The History of Ikebana: the Japanese Art of Flower Arrangement

The History of Ikebana: the Japanese Art of Flower Arrangement

Sarah Hinds-Friedl

Ikebana is making a comeback, and as far as floristry classes in Melbourne go, it's easy to see why. The arrangements are simple, exquisite, the practice promotes mindfulness, and with one Ikebana class you can learn the basics of this Japanese flower arranging technique. If you’ve never heard of this ancient flower arranging tradition before, here’s a brief rundown of the history.

Traditional Ikebana

Most experts agree that Ikebana started when Buddhism made its way to Japan from Korea and China during the 6th century. Before this time, the Japanese already had practices of using floral arrangements as offerings or gifts, but it was the introduction of Buddhist teachings that brought a new level of balance and minimalism to the art form. The first iteration of Ikebana was Ikenobo. It remains the largest school of Ikebana and encompasses both traditional and modern Ikebana practices. Historical records show that the practice of Ikenobo began at a pond-side temple built by Prince Shōtoku about five hundred and fifty years ago.

Over the next few hundred years, Ikebana developed alongside similar practices that focused on aesthetics - think tea ceremonies and Japanese garden design, among many others. It was largely practiced by Buddhist priests, but it also gained in popularity among Japanese generals looking to find peace when faced with difficult strategic decisions. In fact, Ikebana held only a religious meaning until aristocrats and wealthy families brought the flower arrangements into their home as decoration.

During these years of development, Ikebana came to be understood as a metaphor for the unity of human, spirit, and the earth. Its dimensionality is key. Everything from the height of the different elements, to the contrast of delicate and sturdy, down to the colour composition and slant of the piece has meaning. Some arrangements even seem to defy nature. Others are playful, modern, and unexpected. And each unique piece, as a temporary work of art, speaks volumes to the fleetingness of the human condition.

It’s interesting to learn how much consideration goes into the artistic process given that the finished product looks – to the untrained eye, of course – like a couple of flowers and twigs standing upright in a container. The more you learn about the care and precision behind every single detail, though, the more amazed and awestruck you become. This is a practice with truly deep roots.

Modern Ikebana 

These days, Ikebana is a popular hobby because it is at once accessible to newcomers and also limitless for those who want to take their craft to new levels. There are over 3,000 distinct schools of Ikebana, which means there’s always more to learn, and you’ll be challenged at every stage. And, just as the early artists knew, Ikebana is a wonderful way to practice mindfulness. You’ll find yourself completely immersed in the craft, which has a range of benefits for your mental health. In fact, the Department of Health states that dedicating time to a creative hobby, especially a visual art like Ikebana, has the ability to promote psychological functioning and boost creativity in the other areas of your life.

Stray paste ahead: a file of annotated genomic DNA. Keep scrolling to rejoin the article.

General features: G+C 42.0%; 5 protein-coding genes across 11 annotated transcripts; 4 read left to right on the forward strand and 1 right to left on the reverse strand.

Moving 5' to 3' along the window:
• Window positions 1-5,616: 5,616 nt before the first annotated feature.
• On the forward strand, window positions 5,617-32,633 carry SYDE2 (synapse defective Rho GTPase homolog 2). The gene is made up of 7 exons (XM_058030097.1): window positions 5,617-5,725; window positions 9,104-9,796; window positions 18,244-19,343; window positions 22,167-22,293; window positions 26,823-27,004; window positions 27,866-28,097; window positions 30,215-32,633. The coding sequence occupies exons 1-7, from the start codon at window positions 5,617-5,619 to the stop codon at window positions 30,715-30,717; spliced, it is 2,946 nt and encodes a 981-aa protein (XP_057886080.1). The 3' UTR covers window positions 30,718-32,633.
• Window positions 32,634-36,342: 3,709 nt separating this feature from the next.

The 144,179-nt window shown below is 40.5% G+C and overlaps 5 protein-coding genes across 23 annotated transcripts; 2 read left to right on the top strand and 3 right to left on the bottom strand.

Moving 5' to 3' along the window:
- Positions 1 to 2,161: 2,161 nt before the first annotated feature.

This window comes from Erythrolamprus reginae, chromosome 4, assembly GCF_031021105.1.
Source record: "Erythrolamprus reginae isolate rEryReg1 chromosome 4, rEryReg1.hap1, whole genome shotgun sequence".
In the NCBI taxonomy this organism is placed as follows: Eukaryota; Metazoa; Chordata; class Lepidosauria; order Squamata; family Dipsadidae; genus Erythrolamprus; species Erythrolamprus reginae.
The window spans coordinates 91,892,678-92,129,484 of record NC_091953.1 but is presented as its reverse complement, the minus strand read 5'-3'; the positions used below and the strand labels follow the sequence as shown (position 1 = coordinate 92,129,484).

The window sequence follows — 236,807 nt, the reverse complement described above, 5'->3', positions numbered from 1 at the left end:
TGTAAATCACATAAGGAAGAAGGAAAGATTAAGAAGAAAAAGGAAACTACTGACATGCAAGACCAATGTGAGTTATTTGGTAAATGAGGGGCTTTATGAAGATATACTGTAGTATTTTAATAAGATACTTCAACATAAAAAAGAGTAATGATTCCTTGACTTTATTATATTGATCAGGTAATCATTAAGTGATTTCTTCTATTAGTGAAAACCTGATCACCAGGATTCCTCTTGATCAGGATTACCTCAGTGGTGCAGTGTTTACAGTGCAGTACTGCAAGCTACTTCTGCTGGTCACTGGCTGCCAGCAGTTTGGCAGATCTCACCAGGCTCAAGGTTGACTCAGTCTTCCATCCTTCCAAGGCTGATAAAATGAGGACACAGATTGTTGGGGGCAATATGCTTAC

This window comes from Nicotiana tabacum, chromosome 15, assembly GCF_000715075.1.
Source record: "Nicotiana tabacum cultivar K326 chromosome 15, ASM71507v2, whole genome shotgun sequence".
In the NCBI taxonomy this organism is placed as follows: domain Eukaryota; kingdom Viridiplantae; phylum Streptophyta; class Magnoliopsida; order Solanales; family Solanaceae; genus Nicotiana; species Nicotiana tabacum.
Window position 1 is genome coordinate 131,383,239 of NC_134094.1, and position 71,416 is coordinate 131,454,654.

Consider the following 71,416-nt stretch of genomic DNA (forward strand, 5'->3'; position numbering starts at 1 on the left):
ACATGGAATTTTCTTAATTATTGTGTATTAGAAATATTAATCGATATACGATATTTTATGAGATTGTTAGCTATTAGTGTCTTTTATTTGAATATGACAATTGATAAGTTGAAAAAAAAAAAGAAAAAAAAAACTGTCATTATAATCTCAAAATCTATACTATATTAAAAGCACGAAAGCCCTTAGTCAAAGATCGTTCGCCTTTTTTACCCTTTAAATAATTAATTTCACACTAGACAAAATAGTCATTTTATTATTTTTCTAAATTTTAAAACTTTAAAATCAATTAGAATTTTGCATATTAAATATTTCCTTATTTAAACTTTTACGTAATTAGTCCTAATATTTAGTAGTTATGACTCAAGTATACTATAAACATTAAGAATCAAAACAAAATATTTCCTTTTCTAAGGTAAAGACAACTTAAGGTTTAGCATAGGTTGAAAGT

Each stage of the Ikebana process is meditative. You spent time selecting meaningful elements. You place them precisely and carefully in order to give the piece a narrative. You make adjustments to ensure that the entire work is balance and harmonious. It is a mental challenge without compare. Once you’ve created one Ikebana, you’ll be thinking about the message you can create with the next one. That’s when you know you’re hooked.

Ikebana Class in Melbourne

Ikebana is available to Melbourne residents through ClassBento’s popular Ikebana class taught by Ikebana master Shoso Shimbo. This is a short floristry course for any experience level, in which you will explore the world of Japanese flower arrangement.

You’ll learn from an experienced Ikebana instructor a few of the different techniques of Ikebana, and you’ll get plenty of time to experiment with your favourites. The instructor will provide a variety of different flowers and other elements that you can incorporate in your design, and at the end of the class you can bring your work home and wow your friends and family. Or, follow the tradition and give away your arrangement as a token of gratitude.

One of the wonderful things about this class is that you’ll learn a skill that you can continue to build over time. And, because it’s as unique as it is beautiful, you’ll find that Ikebana makes for the perfect gift for any occasion.

Other stories by Sarah Hinds-Friedl

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